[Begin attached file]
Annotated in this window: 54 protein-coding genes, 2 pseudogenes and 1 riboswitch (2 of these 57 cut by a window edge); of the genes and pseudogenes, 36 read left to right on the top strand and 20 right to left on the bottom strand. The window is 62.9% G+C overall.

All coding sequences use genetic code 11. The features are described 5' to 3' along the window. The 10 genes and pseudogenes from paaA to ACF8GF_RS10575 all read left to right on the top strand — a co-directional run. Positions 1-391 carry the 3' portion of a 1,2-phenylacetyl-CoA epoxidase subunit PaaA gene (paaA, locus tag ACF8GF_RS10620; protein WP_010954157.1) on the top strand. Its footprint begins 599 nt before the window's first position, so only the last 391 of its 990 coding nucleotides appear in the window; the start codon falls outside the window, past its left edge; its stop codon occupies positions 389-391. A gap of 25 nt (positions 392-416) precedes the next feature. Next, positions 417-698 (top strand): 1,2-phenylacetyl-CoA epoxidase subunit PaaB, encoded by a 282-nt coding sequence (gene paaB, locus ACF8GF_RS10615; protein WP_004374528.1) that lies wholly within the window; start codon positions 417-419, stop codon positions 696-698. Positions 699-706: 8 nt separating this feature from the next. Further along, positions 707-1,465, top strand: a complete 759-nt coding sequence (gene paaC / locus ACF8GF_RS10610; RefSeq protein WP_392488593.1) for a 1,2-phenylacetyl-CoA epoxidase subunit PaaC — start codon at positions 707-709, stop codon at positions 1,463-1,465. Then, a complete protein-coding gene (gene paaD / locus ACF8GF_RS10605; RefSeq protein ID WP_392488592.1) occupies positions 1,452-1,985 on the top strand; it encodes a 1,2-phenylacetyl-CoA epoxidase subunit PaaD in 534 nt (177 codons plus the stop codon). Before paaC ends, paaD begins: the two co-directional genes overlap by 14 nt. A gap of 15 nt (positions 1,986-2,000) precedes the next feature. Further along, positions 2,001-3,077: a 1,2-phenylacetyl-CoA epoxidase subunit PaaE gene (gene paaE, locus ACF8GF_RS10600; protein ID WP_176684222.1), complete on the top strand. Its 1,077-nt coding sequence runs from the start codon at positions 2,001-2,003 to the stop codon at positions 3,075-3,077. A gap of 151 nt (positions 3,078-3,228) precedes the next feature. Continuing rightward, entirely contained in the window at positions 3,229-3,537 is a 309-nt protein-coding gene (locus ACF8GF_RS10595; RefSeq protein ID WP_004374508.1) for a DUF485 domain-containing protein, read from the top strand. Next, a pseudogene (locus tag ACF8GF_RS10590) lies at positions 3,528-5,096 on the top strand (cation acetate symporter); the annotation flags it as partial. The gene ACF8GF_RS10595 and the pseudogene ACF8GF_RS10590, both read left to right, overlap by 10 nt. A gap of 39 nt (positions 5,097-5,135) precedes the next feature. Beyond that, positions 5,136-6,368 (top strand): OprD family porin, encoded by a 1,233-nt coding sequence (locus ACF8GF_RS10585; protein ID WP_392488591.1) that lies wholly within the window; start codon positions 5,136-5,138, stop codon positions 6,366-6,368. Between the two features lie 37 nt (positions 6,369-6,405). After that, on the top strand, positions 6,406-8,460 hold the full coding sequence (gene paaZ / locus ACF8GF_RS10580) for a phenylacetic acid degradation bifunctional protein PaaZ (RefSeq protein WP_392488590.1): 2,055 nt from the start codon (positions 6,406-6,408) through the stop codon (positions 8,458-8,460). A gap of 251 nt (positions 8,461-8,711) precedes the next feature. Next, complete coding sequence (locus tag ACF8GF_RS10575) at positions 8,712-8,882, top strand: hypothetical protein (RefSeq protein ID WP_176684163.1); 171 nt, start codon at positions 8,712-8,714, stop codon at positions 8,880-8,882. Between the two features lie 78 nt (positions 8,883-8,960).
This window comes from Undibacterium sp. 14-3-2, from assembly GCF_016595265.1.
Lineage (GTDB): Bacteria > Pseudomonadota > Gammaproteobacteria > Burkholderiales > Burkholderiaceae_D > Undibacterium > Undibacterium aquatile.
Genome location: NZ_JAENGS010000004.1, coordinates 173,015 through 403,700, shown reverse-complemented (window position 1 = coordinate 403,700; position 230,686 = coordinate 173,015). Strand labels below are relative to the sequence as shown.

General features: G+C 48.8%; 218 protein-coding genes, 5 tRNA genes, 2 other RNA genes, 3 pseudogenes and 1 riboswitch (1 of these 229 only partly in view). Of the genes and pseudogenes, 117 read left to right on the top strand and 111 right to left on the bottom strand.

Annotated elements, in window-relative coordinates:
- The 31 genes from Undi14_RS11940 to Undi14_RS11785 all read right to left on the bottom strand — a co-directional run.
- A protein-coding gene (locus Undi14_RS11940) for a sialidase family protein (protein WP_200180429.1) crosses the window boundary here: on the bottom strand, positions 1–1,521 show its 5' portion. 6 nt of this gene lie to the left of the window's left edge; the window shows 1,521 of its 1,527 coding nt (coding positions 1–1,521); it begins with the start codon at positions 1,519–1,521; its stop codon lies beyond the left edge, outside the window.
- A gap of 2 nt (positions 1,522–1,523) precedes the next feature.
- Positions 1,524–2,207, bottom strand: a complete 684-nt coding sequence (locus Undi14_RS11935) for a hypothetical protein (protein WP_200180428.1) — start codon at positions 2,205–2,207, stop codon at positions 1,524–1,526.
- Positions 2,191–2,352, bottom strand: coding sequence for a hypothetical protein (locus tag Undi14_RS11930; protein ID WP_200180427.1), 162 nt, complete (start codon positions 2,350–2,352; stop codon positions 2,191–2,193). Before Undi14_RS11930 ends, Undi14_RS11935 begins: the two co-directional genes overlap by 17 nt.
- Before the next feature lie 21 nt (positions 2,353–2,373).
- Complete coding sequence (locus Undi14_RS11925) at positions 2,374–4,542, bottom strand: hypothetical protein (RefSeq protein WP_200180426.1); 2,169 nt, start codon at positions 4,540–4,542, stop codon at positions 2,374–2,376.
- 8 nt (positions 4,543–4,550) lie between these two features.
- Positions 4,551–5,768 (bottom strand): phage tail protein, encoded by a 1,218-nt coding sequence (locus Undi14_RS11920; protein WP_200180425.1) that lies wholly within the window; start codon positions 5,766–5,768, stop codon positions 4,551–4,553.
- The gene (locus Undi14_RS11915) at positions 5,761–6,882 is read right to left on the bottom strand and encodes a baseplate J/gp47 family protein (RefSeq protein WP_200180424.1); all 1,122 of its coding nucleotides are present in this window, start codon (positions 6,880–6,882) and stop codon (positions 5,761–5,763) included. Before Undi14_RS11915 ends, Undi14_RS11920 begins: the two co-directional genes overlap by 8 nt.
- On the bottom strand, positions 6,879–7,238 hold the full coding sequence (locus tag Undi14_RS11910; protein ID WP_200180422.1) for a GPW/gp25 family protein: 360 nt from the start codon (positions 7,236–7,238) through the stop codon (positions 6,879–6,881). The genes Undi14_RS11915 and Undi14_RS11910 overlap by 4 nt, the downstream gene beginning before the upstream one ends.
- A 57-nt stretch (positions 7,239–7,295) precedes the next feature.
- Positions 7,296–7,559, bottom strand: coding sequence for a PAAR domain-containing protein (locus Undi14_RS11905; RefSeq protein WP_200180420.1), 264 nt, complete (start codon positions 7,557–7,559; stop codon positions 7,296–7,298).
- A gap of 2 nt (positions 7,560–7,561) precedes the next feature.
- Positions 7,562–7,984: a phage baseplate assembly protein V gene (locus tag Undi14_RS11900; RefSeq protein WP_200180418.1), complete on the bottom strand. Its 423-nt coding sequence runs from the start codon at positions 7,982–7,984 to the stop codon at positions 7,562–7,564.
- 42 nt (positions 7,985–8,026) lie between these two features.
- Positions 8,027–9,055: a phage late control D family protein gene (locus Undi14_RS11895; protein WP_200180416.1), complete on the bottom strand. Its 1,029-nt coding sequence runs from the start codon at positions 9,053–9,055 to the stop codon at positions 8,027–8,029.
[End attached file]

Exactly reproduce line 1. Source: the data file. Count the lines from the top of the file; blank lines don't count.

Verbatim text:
Annotated in this window: 54 protein-coding genes, 2 pseudogenes and 1 riboswitch (2 of these 57 cut by a window edge); of the genes and pseudogenes, 36 read left to right on the top strand and 20 right to left on the bottom strand. The window is 62.9% G+C overall.